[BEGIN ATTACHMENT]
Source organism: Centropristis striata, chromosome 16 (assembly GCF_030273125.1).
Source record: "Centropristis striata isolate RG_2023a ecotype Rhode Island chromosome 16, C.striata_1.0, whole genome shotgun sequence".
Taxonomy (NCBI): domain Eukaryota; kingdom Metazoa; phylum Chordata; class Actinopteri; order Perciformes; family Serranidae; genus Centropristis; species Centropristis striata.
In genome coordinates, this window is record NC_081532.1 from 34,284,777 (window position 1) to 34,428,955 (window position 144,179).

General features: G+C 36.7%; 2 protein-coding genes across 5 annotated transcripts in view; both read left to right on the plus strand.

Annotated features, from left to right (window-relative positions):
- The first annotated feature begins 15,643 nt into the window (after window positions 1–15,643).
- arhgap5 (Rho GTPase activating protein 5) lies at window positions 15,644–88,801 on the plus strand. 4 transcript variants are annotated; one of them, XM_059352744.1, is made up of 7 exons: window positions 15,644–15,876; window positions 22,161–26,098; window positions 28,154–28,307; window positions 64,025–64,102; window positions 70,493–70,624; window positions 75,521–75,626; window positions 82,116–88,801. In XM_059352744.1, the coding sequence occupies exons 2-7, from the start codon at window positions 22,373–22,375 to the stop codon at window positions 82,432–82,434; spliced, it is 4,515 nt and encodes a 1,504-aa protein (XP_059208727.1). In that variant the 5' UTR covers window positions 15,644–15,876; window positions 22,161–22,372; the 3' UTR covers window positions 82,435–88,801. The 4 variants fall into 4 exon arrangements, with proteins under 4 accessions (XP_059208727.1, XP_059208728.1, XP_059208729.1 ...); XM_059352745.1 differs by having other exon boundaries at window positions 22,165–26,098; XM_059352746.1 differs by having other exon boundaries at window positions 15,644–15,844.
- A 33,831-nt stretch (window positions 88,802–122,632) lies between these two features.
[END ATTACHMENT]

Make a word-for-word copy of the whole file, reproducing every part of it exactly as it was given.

Source organism: Centropristis striata, chromosome 16 (assembly GCF_030273125.1).
Source record: "Centropristis striata isolate RG_2023a ecotype Rhode Island chromosome 16, C.striata_1.0, whole genome shotgun sequence".
Taxonomy (NCBI): domain Eukaryota; kingdom Metazoa; phylum Chordata; class Actinopteri; order Perciformes; family Serranidae; genus Centropristis; species Centropristis striata.
In genome coordinates, this window is record NC_081532.1 from 34,284,777 (window position 1) to 34,428,955 (window position 144,179).

General features: G+C 36.7%; 2 protein-coding genes across 5 annotated transcripts in view; both read left to right on the plus strand.

Annotated features, from left to right (window-relative positions):
- The first annotated feature begins 15,643 nt into the window (after window positions 1–15,643).
- arhgap5 (Rho GTPase activating protein 5) lies at window positions 15,644–88,801 on the plus strand. 4 transcript variants are annotated; one of them, XM_059352744.1, is made up of 7 exons: window positions 15,644–15,876; window positions 22,161–26,098; window positions 28,154–28,307; window positions 64,025–64,102; window positions 70,493–70,624; window positions 75,521–75,626; window positions 82,116–88,801. In XM_059352744.1, the coding sequence occupies exons 2-7, from the start codon at window positions 22,373–22,375 to the stop codon at window positions 82,432–82,434; spliced, it is 4,515 nt and encodes a 1,504-aa protein (XP_059208727.1). In that variant the 5' UTR covers window positions 15,644–15,876; window positions 22,161–22,372; the 3' UTR covers window positions 82,435–88,801. The 4 variants fall into 4 exon arrangements, with proteins under 4 accessions (XP_059208727.1, XP_059208728.1, XP_059208729.1 ...); XM_059352745.1 differs by having other exon boundaries at window positions 22,165–26,098; XM_059352746.1 differs by having other exon boundaries at window positions 15,644–15,844.
- A 33,831-nt stretch (window positions 88,802–122,632) lies between these two features.